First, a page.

By Julianne Geiger
A fire broke out at Iran’s largest container shipping port, setting off explosions as oil products perpetuated the blaze, according to the Islamic Republic News Agency.
The fire broke out in the facility at the port used for storing oil products.
Iran’s Shahid Rajaee port on the Gulf Coast is North of the Strait of Hormuz—a critical chokepoint for oil tankers traveling to a variety of destinations.
INRA reported that the blaze was currently under control per local officials, but that due to the flammable nature of the oil products near the blaze, it is possible that fires will flare up again.
The port is critical for Iran, handling 39 percent of all cargo transit in Iran as of 2017, including oil product shipments.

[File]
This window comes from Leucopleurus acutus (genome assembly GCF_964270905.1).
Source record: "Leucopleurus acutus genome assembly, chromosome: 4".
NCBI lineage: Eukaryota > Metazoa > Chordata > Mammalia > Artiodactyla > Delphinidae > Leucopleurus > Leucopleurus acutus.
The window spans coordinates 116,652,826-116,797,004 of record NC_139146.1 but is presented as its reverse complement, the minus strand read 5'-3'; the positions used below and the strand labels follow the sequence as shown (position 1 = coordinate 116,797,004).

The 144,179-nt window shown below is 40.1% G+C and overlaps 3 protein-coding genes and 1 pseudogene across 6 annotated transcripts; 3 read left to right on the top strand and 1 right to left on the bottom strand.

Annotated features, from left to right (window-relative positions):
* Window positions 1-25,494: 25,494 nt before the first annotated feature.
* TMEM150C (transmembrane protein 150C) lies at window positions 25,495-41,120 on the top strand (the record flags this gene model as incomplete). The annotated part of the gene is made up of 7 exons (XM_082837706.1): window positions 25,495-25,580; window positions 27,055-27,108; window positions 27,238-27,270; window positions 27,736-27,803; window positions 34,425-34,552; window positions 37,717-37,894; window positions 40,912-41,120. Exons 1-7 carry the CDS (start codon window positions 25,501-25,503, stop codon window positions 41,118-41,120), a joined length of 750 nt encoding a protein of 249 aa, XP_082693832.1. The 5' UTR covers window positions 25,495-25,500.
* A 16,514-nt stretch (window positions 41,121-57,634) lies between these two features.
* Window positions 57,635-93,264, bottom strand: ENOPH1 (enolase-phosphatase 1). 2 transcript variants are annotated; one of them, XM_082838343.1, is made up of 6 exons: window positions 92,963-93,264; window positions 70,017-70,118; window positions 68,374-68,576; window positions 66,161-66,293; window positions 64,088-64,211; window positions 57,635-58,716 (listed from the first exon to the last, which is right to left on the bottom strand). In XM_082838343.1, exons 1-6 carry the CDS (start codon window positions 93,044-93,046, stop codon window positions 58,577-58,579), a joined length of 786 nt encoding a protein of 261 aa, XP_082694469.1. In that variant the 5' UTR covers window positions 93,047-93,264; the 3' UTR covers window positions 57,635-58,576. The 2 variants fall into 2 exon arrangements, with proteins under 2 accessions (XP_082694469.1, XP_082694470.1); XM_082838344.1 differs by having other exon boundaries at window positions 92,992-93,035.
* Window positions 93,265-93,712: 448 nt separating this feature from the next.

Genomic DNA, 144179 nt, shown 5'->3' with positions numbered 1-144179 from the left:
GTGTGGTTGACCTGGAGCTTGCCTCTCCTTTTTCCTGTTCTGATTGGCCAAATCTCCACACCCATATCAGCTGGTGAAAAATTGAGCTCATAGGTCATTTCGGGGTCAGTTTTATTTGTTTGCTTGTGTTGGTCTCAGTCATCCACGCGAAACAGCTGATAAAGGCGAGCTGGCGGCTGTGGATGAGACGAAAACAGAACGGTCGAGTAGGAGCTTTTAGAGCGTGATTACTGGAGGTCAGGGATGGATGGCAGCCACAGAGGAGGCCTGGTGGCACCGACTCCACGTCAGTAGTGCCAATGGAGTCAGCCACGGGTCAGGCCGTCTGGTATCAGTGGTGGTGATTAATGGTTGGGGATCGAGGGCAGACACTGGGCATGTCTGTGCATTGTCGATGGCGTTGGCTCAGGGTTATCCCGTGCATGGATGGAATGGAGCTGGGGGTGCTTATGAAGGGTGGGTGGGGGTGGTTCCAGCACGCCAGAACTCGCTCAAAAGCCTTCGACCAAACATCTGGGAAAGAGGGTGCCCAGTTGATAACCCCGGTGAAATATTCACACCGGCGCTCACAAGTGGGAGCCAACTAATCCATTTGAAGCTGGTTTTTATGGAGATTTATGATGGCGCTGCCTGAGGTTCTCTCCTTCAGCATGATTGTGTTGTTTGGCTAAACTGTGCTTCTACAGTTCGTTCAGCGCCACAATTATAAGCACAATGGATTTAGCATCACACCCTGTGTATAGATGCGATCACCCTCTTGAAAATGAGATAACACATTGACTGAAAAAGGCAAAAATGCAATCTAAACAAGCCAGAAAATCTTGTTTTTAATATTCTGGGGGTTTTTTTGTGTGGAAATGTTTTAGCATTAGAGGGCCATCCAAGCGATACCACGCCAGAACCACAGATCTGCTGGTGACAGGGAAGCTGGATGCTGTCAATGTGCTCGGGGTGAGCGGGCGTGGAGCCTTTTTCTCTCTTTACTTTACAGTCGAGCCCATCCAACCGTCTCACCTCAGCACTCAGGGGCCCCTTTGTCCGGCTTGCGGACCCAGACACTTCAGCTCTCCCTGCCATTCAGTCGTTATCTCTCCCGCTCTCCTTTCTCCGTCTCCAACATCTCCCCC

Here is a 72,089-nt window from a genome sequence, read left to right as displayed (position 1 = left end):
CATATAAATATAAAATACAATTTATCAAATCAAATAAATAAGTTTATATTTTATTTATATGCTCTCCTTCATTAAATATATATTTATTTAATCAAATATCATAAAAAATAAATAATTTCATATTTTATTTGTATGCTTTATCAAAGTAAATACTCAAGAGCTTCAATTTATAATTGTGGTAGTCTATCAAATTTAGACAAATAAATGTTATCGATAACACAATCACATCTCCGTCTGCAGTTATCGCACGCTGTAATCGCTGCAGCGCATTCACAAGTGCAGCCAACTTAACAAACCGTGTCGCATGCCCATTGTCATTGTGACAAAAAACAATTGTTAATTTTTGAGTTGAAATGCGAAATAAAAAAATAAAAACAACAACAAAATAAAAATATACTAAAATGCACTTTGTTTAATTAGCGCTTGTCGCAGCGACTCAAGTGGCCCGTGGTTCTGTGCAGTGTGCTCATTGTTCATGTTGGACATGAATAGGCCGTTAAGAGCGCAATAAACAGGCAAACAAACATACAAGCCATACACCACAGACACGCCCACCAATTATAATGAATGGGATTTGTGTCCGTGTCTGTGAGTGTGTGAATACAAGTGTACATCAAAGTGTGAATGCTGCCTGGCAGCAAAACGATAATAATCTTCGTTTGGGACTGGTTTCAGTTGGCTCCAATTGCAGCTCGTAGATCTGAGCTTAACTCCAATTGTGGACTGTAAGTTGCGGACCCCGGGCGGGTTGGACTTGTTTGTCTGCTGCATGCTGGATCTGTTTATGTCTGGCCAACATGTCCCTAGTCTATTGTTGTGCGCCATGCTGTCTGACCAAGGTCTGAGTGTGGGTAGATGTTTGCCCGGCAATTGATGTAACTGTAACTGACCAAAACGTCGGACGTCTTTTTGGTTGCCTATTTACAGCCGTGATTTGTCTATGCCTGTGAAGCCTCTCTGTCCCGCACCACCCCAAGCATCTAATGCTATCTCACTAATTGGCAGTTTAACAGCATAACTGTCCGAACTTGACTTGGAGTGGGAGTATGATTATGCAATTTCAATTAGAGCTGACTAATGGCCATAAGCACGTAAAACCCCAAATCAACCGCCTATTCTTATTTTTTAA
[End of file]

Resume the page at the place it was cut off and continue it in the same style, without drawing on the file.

Iran’s crude oil exports remain in the spotlight as the United States appears steadfast in its resolve to bring the sanction nation’s oil exports to zero. Oil exports from Iran have fallen to 400,000 barrels per day in May due to the sanctions, which is significantly down from April. In April 2018, Iran exported 2.5 million bpd of crude oil—a far cry from today’s 400,000 bpd.
Reports have surfaced, however, suggesting that this 400,000 bpd might be lower in reality, as Iran attempts to circumvent Washington’s sanctions by turning off transponders, making it impossible to track Iran’s shipments and calculate the total exported. Iran has long insisted that the United States will be unable to bring its exports to zero.
Today’s fire could provide some cover for Iran on that point, should oil flows drop further this month.
Signs are emerging that the Trump administration may be willing to sit down to the negotiating table with Iran over the nuclear deal with “no preconditions”, showing that the US may be willing to set aside its previous list of demands.